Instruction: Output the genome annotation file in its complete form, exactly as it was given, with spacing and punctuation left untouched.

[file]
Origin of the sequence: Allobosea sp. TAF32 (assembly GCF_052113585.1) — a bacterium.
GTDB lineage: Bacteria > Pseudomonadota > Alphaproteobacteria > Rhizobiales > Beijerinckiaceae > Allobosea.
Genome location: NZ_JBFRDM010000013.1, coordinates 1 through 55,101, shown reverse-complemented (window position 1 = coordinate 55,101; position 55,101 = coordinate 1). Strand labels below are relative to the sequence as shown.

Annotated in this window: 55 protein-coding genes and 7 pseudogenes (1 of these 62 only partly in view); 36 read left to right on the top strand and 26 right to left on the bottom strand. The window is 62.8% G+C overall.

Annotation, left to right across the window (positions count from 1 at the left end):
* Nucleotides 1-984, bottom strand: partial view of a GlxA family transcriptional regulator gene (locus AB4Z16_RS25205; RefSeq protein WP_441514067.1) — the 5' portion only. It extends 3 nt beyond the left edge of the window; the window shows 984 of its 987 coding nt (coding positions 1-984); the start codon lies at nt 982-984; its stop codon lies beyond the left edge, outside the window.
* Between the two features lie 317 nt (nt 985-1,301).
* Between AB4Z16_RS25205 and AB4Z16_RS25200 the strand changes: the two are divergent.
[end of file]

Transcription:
Origin of the sequence: Allobosea sp. TAF32 (assembly GCF_052113585.1) — a bacterium.
GTDB lineage: Bacteria > Pseudomonadota > Alphaproteobacteria > Rhizobiales > Beijerinckiaceae > Allobosea.
Genome location: NZ_JBFRDM010000013.1, coordinates 1 through 55,101, shown reverse-complemented (window position 1 = coordinate 55,101; position 55,101 = coordinate 1). Strand labels below are relative to the sequence as shown.

Annotated in this window: 55 protein-coding genes and 7 pseudogenes (1 of these 62 only partly in view); 36 read left to right on the top strand and 26 right to left on the bottom strand. The window is 62.8% G+C overall.

Annotation, left to right across the window (positions count from 1 at the left end):
* Nucleotides 1-984, bottom strand: partial view of a GlxA family transcriptional regulator gene (locus AB4Z16_RS25205; RefSeq protein WP_441514067.1) — the 5' portion only. It extends 3 nt beyond the left edge of the window; the window shows 984 of its 987 coding nt (coding positions 1-984); the start codon lies at nt 982-984; its stop codon lies beyond the left edge, outside the window.
* Between the two features lie 317 nt (nt 985-1,301).
* Between AB4Z16_RS25205 and AB4Z16_RS25200 the strand changes: the two are divergent.